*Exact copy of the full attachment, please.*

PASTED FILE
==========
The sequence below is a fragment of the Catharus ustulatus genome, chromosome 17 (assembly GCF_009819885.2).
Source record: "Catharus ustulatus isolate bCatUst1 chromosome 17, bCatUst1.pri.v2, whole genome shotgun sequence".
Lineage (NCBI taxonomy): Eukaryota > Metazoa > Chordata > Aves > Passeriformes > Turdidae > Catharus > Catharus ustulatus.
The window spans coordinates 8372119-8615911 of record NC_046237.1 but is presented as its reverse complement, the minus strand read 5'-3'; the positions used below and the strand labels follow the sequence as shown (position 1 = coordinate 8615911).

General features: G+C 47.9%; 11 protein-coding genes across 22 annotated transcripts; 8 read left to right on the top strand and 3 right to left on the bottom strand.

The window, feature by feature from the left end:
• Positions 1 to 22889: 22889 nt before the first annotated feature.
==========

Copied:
The sequence below is a fragment of the Catharus ustulatus genome, chromosome 17 (assembly GCF_009819885.2).
Source record: "Catharus ustulatus isolate bCatUst1 chromosome 17, bCatUst1.pri.v2, whole genome shotgun sequence".
Lineage (NCBI taxonomy): Eukaryota > Metazoa > Chordata > Aves > Passeriformes > Turdidae > Catharus > Catharus ustulatus.
The window spans coordinates 8372119-8615911 of record NC_046237.1 but is presented as its reverse complement, the minus strand read 5'-3'; the positions used below and the strand labels follow the sequence as shown (position 1 = coordinate 8615911).

General features: G+C 47.9%; 11 protein-coding genes across 22 annotated transcripts; 8 read left to right on the top strand and 3 right to left on the bottom strand.

The window, feature by feature from the left end:
• Positions 1 to 22889: 22889 nt before the first annotated feature.